2.6. Crystal Structure Analysis
The crystal structure of the solid samples was determined by XRD (Bruker Co., Ltd. D8 ADVANCE/L). Table 2 lists the XRD measurement conditions.
2.7. Elemental Mapping
Elemental mapping images of the sample surface were obtained using field-emission SEM-EDS (JEOL Co., Ltd. JSM 7100F). In preparation for the SEM observations, a cross-section polisher was used to apply an Ar-ion beam sputter to the sample surface and expose the particle cross-sections.
3. Results and Discussion
3.1. Analysis of Pyrolytic and Oxidative Decomposition
Figure 2 shows the TG curves of the Pd + TBBPA and PdO + TBBPA samples and of the reagents PdO, PdBr2, and TBBPA in a He atmosphere. At 200˚C, rapid weight loss was observed for the Pd + TBBPA sample, with the weight loss rate reaching 64% at 310˚C. Since this weight loss behaviour was virtually identical to that of TBBPA in this temperature range, it was believed that TBBPA volatilisation or decomposition occurred. The weight loss rate at 310˚C - 560˚C was 6.0%. Because the weight loss behaviours for PdO and PdBr2 were different, this loss was probably caused by another compound. A small weight loss was also observed at 560˚C - 690˚C, but hardly any change was observed above 690˚C, with a total weight loss rate of 69% achieved by the end of the test. For the PdO + TBBPA sample, the weight loss rate was 33.9% when the temperature was increased to 310˚C. In this temperature range, the weight loss behaviour was similar to that of the Pd + TBBPA sample. However, from 350˚C to 730˚C, weight loss occurred at a nearly constant rate, differing substantially from the behaviour of the Pd + TBBPA sample. Furthermore, this weight loss behaviour did not correspond to those of the other two reagents (PdO and PdBr2) in this
Figure 2. TG curves of Pd + TBBPA and PdO + TBBPA samples and of PdO, PdBr2, and TBBPA in He atmosphere.
Table 2. XRD measurement conditions.
temperature range. The total weight loss at 730˚C was 70.3%, almost identical to that of the Pd + TBBPA sample.
Figure 3 shows the TG curves of the Pd + TBBPA sample in Ar-O2 and He atmospheres, and the same comparison is made for the PdO + TBBPA sample in Figure 4. The TG curves for the Pd + TBBPA sample were nearly identical, and no major atmospheric-induced differences were observed. In addition, the TG curves were consistent for the PdO + TBBPA sample up to 470˚C. Subsequently, the mass of the sample gradually decreased until 730˚C in the He atmosphere and rapidly decreased until 590˚C in the Ar-O2 atmosphere, and remained nearly constant afterwards, although slight rises and falls were observed.
3.2. Pd Bromination Accompanying TBBPA Decomposition
3.2.1. Solid/Gas Distribution of Pd, Br, and C
1) Ar atmosphere
The mass balance of Pd, C, and Br before and after heating is shown in Figure 5(a) for the Pd + TBBPA sample and in Figure 5(b) for the PdO + TBBPA sample. For the Pd + TBBPA sample, Pd volatilisation through heating was not observed. Considering the TG results (Figure 2) and the initial Pd content of 28 wt%, it could be inferred that the main residue in the sample at temperatures over 690˚C was Pd. However, the balance of C and Br was different from that of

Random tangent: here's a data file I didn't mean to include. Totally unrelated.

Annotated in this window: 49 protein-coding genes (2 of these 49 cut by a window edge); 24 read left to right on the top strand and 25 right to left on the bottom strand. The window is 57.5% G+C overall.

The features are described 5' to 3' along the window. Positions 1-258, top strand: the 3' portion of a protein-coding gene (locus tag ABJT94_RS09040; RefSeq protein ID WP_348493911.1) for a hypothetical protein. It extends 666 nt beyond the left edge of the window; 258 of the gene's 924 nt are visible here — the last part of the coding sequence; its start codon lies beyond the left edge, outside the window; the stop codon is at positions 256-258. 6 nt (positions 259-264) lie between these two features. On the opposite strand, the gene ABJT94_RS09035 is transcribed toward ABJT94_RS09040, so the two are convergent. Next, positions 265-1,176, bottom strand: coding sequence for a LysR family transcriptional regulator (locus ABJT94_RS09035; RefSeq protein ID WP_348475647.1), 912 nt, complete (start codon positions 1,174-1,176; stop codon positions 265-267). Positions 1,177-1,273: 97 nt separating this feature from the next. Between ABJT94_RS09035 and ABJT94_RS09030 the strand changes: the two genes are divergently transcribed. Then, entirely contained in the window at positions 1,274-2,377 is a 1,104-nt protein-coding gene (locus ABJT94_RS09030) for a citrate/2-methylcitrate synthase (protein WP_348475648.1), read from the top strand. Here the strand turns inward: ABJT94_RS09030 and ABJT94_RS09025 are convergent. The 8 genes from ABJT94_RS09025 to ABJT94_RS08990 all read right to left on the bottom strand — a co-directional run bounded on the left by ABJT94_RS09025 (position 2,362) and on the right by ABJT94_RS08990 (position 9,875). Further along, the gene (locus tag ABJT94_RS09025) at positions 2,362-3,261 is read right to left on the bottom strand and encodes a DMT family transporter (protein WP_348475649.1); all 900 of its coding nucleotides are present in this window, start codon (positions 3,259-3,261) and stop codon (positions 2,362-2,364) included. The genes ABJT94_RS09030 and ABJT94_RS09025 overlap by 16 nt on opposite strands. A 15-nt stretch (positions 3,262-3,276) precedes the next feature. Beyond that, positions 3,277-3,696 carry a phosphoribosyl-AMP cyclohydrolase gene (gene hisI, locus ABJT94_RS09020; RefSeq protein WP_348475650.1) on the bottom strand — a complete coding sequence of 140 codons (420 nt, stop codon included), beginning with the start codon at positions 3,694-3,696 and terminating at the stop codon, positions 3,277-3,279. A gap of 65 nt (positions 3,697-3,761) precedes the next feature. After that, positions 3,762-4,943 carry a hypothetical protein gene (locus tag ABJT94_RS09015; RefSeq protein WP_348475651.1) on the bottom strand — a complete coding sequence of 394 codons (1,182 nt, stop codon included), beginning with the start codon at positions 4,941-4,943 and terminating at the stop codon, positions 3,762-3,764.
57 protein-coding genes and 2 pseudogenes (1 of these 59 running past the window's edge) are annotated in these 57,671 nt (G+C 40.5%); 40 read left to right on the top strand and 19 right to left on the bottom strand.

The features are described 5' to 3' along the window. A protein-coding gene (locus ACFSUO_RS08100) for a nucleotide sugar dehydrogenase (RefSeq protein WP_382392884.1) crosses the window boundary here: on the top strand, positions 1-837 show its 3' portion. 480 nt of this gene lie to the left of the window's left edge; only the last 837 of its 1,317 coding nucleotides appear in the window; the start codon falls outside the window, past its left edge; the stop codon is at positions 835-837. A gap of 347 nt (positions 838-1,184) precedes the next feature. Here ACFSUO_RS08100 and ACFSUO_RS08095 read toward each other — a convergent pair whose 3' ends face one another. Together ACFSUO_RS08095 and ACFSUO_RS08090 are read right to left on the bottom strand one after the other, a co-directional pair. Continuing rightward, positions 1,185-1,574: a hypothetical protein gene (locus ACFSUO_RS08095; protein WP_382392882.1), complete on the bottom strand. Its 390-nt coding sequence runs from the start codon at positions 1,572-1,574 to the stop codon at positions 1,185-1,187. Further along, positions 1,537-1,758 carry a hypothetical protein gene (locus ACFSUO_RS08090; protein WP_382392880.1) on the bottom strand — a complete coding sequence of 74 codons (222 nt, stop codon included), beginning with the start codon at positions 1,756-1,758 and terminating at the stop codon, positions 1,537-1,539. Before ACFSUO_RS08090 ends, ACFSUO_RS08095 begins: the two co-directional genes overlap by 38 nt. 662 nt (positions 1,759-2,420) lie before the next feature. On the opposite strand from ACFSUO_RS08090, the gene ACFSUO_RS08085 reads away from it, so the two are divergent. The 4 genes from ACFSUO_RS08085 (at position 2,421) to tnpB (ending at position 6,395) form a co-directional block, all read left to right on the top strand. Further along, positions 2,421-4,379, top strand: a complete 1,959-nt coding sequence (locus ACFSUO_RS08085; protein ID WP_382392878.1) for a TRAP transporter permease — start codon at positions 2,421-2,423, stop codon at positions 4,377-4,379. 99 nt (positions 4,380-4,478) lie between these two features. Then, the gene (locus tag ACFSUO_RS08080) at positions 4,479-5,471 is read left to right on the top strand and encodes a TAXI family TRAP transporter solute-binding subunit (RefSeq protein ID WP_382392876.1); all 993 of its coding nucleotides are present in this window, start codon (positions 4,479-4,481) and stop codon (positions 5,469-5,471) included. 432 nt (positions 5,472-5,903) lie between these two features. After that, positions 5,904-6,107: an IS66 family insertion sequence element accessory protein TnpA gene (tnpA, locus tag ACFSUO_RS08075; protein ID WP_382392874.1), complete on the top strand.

Figure 3. TG curves of Pd + TBBPA and PdO + TBBPA samples and of PdO, PdBr2, and TBBPA in He atmosphere.
Figure 4. TG curves of PdO + TBBPA sample in Ar-O2 and He atmospheres.
Figure 5. Pd, C, and Br mass balances before and after heating for (a) Pd + TBBPA and (b) PdO + TBBPA samples in Ar atmosphere.
Pd. The residual rates of C in the solid samples decreased with increasing temperature and the values were 89.3%, 44.3%, and 25.5% at 280˚C, 450˚C, and 780˚C, respectively. For Br, the residual rate was 96.1% at 280˚C, which decreased to 0.49% at 450˚C, and by 780˚C, Br had completely volatilised.
For the PdO + TBBPA sample, 13.0% Br residual content was observed at 450˚C, which was higher than the 0.49% content observed in the Pd + TBBPA sample. The Br volatilisation rate slowed down because of the presence of PdO, and it was surmised that decomposition occurred after Pd bromide was produced.
2) Ar-O2 atmosphere
Pd, C, and Br balances before and after heating are shown in Figure 6(a) for the Pd + TBBPA sample and in Figure 6(b) for the PdO + TBBPA sample. The Br volatilisation rate in the Pd + TBBPA sample at 280˚C was significantly higher than that in the Ar atmosphere. No other atmospheric-induced differences were observed.
3.2.2. TBBPA to HBr Conversion Ratio
1) Ar atmosphere
Figure 7 shows the relationship between the heating temperature of the Pd + TBBPA and PdO + TBBPA samples and their respective HBr conversion rates. The HBr conversion rate of the Pd + TBBPA sample was 2.5% at 280˚C and increased to 24.7% at 450˚C. Because all Br in the solid sample volatilised at 450˚C, it was believed that HBr represented 25% of the chemical form of bromine, with the remainder occurring as Br2 or organ bromide compounds. The HBr conversion rate was 25.6% at 780˚C, nearly identical to that at 450˚C. The HBr conversion rate in the PdO + TBBPA sample at 280˚C was low (0.7%), similar to that of the Pd + TBBPA sample. However, not only were the rates higher than those for the Pd + TBBPA sample, 63.7% at 450˚C and 72.7% at 800˚C, but they increased as a function of temperature. This indicated that TBBPA thermal decomposition differed substantially in the presence of Pd and PdO.
Figure 6. Pd, C, and Br mass balances before and after heating for (a) Pd + TBBPA and (b) PdO + TBBPA samples in Ar-O2 atmosphere.
Figure 7. Pd, C, and Br mass balances before and after heating for (a) Pd + TBBPA and (b) PdO + TBBPA samples in Ar-O2 atmosphere.
2) Ar-O2 atmosphere
Figure 8 shows the relationship between heating temperatures of the Pd + TBBPA and PdO + TBBPA samples and their respective HBr conversion rates. The HBr conversion rates for the Pd + TBBPA sample were 1.4% and 30.7% at 280 and 450˚C, respectively. The rate substantially increased to 67.2% at 780˚C (nearly twice) in an inert atmosphere. This indicated that when Pd was present, oxygen in the atmosphere promoted HBr conversion in TBBPA.